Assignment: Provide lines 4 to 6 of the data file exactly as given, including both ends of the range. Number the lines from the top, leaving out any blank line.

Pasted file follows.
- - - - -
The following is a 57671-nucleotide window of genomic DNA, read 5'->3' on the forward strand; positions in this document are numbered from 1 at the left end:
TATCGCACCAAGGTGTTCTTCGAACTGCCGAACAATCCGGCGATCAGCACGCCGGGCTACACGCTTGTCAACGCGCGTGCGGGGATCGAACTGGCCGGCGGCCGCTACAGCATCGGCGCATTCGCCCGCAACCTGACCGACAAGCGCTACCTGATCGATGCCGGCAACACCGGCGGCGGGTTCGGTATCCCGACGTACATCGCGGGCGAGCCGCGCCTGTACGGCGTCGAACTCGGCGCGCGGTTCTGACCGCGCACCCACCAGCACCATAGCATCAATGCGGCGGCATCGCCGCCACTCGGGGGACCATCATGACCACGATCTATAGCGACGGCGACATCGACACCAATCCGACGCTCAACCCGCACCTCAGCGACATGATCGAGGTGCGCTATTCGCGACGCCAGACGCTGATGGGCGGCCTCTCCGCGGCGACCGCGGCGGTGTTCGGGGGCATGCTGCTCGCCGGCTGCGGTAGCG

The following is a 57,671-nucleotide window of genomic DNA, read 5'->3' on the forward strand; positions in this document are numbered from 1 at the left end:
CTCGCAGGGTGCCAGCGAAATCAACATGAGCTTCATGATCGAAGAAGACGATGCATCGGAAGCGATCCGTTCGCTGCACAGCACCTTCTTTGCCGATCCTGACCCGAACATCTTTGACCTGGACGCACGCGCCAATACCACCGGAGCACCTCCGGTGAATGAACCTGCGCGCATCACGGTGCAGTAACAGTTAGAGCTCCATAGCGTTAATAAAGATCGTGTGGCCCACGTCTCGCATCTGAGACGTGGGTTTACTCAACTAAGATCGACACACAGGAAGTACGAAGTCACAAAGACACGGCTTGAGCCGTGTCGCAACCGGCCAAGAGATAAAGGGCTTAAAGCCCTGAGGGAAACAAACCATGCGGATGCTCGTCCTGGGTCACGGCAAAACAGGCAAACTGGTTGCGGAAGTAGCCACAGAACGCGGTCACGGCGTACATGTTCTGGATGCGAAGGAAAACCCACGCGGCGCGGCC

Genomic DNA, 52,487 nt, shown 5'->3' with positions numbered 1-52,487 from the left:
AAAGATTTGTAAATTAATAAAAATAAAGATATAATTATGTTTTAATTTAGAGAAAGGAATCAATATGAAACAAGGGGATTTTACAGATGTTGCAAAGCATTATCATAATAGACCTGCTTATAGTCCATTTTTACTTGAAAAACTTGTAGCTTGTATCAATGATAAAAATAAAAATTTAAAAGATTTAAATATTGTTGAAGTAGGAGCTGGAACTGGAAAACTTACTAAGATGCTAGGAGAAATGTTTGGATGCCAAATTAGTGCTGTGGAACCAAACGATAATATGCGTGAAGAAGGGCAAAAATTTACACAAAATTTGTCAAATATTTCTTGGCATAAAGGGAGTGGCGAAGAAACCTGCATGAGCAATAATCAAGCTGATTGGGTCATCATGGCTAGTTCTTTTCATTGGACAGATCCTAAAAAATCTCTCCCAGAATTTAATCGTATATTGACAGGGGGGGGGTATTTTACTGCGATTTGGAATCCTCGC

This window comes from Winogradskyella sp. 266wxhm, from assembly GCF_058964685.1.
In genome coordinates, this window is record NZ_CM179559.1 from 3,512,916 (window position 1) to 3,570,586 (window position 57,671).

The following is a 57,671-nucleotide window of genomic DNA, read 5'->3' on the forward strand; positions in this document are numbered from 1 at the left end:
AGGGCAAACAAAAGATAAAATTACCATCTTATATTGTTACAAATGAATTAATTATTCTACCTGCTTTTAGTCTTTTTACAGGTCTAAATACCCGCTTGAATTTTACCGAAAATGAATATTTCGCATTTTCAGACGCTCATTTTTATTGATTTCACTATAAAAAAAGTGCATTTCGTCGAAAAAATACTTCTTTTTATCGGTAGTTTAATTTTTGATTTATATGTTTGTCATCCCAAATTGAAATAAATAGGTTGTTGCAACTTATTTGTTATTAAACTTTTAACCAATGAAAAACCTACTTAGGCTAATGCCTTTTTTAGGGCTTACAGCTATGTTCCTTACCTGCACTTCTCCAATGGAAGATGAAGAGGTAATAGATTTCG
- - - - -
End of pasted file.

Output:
CTCGCAGGGTGCCAGCGAAATCAACATGAGCTTCATGATCGAAGAAGACGATGCATCGGAAGCGATCCGTTCGCTGCACAGCACCTTCTTTGCCGATCCTGACCCGAACATCTTTGACCTGGACGCACGCGCCAATACCACCGGAGCACCTCCGGTGAATGAACCTGCGCGCATCACGGTGCAGTAACAGTTAGAGCTCCATAGCGTTAATAAAGATCGTGTGGCCCACGTCTCGCATCTGAGACGTGGGTTTACTCAACTAAGATCGACACACAGGAAGTACGAAGTCACAAAGACACGGCTTGAGCCGTGTCGCAACCGGCCAAGAGATAAAGGGCTTAAAGCCCTGAGGGAAACAAACCATGCGGATGCTCGTCCTGGGTCACGGCAAAACAGGCAAACTGGTTGCGGAAGTAGCCACAGAACGCGGTCACGGCGTACATGTTCTGGATGCGAAGGAAAACCCACGCGGCGCGGCC

Genomic DNA, 52,487 nt, shown 5'->3' with positions numbered 1-52,487 from the left:
AAAGATTTGTAAATTAATAAAAATAAAGATATAATTATGTTTTAATTTAGAGAAAGGAATCAATATGAAACAAGGGGATTTTACAGATGTTGCAAAGCATTATCATAATAGACCTGCTTATAGTCCATTTTTACTTGAAAAACTTGTAGCTTGTATCAATGATAAAAATAAAAATTTAAAAGATTTAAATATTGTTGAAGTAGGAGCTGGAACTGGAAAACTTACTAAGATGCTAGGAGAAATGTTTGGATGCCAAATTAGTGCTGTGGAACCAAACGATAATATGCGTGAAGAAGGGCAAAAATTTACACAAAATTTGTCAAATATTTCTTGGCATAAAGGGAGTGGCGAAGAAACCTGCATGAGCAATAATCAAGCTGATTGGGTCATCATGGCTAGTTCTTTTCATTGGACAGATCCTAAAAAATCTCTCCCAGAATTTAATCGTATATTGACAGGGGGGGGGTATTTTACTGCGATTTGGAATCCTCGC